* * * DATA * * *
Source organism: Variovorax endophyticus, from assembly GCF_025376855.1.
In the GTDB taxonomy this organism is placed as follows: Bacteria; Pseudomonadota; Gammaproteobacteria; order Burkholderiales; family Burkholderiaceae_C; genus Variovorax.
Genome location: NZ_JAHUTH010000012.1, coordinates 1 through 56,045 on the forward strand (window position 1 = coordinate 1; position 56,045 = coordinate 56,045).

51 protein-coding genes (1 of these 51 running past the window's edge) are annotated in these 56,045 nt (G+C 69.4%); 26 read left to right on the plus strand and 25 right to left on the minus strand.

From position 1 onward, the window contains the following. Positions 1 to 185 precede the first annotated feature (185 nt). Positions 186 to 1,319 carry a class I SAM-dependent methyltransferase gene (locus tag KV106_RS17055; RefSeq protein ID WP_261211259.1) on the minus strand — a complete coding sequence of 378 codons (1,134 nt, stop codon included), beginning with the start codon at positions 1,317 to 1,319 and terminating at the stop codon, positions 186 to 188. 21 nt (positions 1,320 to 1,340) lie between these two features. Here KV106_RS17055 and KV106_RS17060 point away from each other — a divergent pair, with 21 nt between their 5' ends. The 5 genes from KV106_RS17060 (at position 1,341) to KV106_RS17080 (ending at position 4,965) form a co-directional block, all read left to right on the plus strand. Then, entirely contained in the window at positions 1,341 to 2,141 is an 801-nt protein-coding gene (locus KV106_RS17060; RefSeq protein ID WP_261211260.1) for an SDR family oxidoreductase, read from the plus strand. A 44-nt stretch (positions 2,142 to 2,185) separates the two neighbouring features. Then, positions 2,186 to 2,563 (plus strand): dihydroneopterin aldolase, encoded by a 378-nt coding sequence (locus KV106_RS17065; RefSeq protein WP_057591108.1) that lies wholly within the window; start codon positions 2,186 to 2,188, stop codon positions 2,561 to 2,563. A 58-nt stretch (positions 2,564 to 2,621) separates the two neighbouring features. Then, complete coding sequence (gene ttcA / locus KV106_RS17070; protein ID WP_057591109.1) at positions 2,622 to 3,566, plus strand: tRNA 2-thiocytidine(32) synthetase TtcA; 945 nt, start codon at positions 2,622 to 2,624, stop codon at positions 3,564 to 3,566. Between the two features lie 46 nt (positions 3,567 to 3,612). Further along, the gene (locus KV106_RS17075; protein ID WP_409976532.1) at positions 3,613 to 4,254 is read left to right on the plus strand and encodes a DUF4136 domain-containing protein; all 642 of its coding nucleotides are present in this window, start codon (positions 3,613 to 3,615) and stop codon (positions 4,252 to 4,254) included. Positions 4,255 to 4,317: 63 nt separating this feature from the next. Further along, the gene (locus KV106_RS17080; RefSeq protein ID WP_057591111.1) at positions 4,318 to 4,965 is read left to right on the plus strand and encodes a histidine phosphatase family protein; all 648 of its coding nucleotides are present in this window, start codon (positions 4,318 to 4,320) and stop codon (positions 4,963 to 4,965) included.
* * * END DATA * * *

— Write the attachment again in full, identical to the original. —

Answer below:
Source organism: Variovorax endophyticus, from assembly GCF_025376855.1.
In the GTDB taxonomy this organism is placed as follows: Bacteria; Pseudomonadota; Gammaproteobacteria; order Burkholderiales; family Burkholderiaceae_C; genus Variovorax.
Genome location: NZ_JAHUTH010000012.1, coordinates 1 through 56,045 on the forward strand (window position 1 = coordinate 1; position 56,045 = coordinate 56,045).

51 protein-coding genes (1 of these 51 running past the window's edge) are annotated in these 56,045 nt (G+C 69.4%); 26 read left to right on the plus strand and 25 right to left on the minus strand.

From position 1 onward, the window contains the following. Positions 1 to 185 precede the first annotated feature (185 nt). Positions 186 to 1,319 carry a class I SAM-dependent methyltransferase gene (locus tag KV106_RS17055; RefSeq protein ID WP_261211259.1) on the minus strand — a complete coding sequence of 378 codons (1,134 nt, stop codon included), beginning with the start codon at positions 1,317 to 1,319 and terminating at the stop codon, positions 186 to 188. 21 nt (positions 1,320 to 1,340) lie between these two features. Here KV106_RS17055 and KV106_RS17060 point away from each other — a divergent pair, with 21 nt between their 5' ends. The 5 genes from KV106_RS17060 (at position 1,341) to KV106_RS17080 (ending at position 4,965) form a co-directional block, all read left to right on the plus strand. Then, entirely contained in the window at positions 1,341 to 2,141 is an 801-nt protein-coding gene (locus KV106_RS17060; RefSeq protein ID WP_261211260.1) for an SDR family oxidoreductase, read from the plus strand. A 44-nt stretch (positions 2,142 to 2,185) separates the two neighbouring features. Then, positions 2,186 to 2,563 (plus strand): dihydroneopterin aldolase, encoded by a 378-nt coding sequence (locus KV106_RS17065; RefSeq protein WP_057591108.1) that lies wholly within the window; start codon positions 2,186 to 2,188, stop codon positions 2,561 to 2,563. A 58-nt stretch (positions 2,564 to 2,621) separates the two neighbouring features. Then, complete coding sequence (gene ttcA / locus KV106_RS17070; protein ID WP_057591109.1) at positions 2,622 to 3,566, plus strand: tRNA 2-thiocytidine(32) synthetase TtcA; 945 nt, start codon at positions 2,622 to 2,624, stop codon at positions 3,564 to 3,566. Between the two features lie 46 nt (positions 3,567 to 3,612). Further along, the gene (locus KV106_RS17075; protein ID WP_409976532.1) at positions 3,613 to 4,254 is read left to right on the plus strand and encodes a DUF4136 domain-containing protein; all 642 of its coding nucleotides are present in this window, start codon (positions 3,613 to 3,615) and stop codon (positions 4,252 to 4,254) included. Positions 4,255 to 4,317: 63 nt separating this feature from the next. Further along, the gene (locus KV106_RS17080; RefSeq protein ID WP_057591111.1) at positions 4,318 to 4,965 is read left to right on the plus strand and encodes a histidine phosphatase family protein; all 648 of its coding nucleotides are present in this window, start codon (positions 4,318 to 4,320) and stop codon (positions 4,963 to 4,965) included.